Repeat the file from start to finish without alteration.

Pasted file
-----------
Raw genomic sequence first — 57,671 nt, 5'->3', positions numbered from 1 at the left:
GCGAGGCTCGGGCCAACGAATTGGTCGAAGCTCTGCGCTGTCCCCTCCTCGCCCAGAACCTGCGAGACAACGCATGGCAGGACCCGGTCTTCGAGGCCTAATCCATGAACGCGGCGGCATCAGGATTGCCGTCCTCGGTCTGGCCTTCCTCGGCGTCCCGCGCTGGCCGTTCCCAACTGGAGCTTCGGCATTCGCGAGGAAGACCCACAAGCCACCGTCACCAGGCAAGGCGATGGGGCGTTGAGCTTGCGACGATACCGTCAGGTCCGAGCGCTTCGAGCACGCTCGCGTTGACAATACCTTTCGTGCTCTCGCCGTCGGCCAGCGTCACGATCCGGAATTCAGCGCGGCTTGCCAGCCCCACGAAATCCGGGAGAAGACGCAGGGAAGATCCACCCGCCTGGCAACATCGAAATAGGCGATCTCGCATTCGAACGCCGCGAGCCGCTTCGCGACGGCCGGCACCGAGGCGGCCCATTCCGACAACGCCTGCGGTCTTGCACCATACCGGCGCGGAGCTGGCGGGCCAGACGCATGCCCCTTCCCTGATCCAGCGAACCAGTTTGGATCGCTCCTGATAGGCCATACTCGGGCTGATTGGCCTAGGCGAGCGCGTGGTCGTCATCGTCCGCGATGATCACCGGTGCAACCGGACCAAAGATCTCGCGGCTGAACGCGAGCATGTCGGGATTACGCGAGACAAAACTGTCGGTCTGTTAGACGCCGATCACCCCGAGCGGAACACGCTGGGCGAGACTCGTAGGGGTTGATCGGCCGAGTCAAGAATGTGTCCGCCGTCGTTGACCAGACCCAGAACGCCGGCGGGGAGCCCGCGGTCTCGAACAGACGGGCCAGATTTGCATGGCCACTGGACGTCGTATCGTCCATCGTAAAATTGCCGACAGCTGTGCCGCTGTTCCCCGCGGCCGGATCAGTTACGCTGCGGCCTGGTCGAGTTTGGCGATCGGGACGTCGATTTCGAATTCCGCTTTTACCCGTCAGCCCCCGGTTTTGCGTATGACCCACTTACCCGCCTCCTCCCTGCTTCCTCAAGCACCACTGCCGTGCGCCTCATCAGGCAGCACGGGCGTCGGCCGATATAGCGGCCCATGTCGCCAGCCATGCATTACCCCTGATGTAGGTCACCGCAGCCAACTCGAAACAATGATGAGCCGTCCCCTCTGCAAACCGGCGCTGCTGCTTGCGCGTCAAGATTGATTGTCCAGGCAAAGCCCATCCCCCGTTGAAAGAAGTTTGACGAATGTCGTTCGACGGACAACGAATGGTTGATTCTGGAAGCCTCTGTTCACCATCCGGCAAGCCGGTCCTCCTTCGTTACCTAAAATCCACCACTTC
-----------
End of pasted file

Raw genomic sequence first — 57,671 nt, 5'->3', positions numbered from 1 at the left:
GCGAGGCTCGGGCCAACGAATTGGTCGAAGCTCTGCGCTGTCCCCTCCTCGCCCAGAACCTGCGAGACAACGCATGGCAGGACCCGGTCTTCGAGGCCTAATCCATGAACGCGGCGGCATCAGGATTGCCGTCCTCGGTCTGGCCTTCCTCGGCGTCCCGCGCTGGCCGTTCCCAACTGGAGCTTCGGCATTCGCGAGGAAGACCCACAAGCCACCGTCACCAGGCAAGGCGATGGGGCGTTGAGCTTGCGACGATACCGTCAGGTCCGAGCGCTTCGAGCACGCTCGCGTTGACAATACCTTTCGTGCTCTCGCCGTCGGCCAGCGTCACGATCCGGAATTCAGCGCGGCTTGCCAGCCCCACGAAATCCGGGAGAAGACGCAGGGAAGATCCACCCGCCTGGCAACATCGAAATAGGCGATCTCGCATTCGAACGCCGCGAGCCGCTTCGCGACGGCCGGCACCGAGGCGGCCCATTCCGACAACGCCTGCGGTCTTGCACCATACCGGCGCGGAGCTGGCGGGCCAGACGCATGCCCCTTCCCTGATCCAGCGAACCAGTTTGGATCGCTCCTGATAGGCCATACTCGGGCTGATTGGCCTAGGCGAGCGCGTGGTCGTCATCGTCCGCGATGATCACCGGTGCAACCGGACCAAAGATCTCGCGGCTGAACGCGAGCATGTCGGGATTACGCGAGACAAAACTGTCGGTCTGTTAGACGCCGATCACCCCGAGCGGAACACGCTGGGCGAGACTCGTAGGGGTTGATCGGCCGAGTCAAGAATGTGTCCGCCGTCGTTGACCAGACCCAGAACGCCGGCGGGGAGCCCGCGGTCTCGAACAGACGGGCCAGATTTGCATGGCCACTGGACGTCGTATCGTCCATCGTAAAATTGCCGACAGCTGTGCCGCTGTTCCCCGCGGCCGGATCAGTTACGCTGCGGCCTGGTCGAGTTTGGCGATCGGGACGTCGATTTCGAATTCCGCTTTTACCCGTCAGCCCCCGGTTTTGCGTATGACCCACTTACCCGCCTCCTCCCTGCTTCCTCAAGCACCACTGCCGTGCGCCTCATCAGGCAGCACGGGCGTCGGCCGATATAGCGGCCCATGTCGCCAGCCATGCATTACCCCTGATGTAGGTCACCGCAGCCAACTCGAAACAATGATGAGCCGTCCCCTCTGCAAACCGGCGCTGCTGCTTGCGCGTCAAGATTGATTGTCCAGGCAAAGCCCATCCCCCGTTGAAAGAAGTTTGACGAATGTCGTTCGACGGACAACGAATGGTTGATTCTGGAAGCCTCTGTTCACCATCCGGCAAGCCGGTCCTCCTTCGTTACCTAAAATCCACCACTTC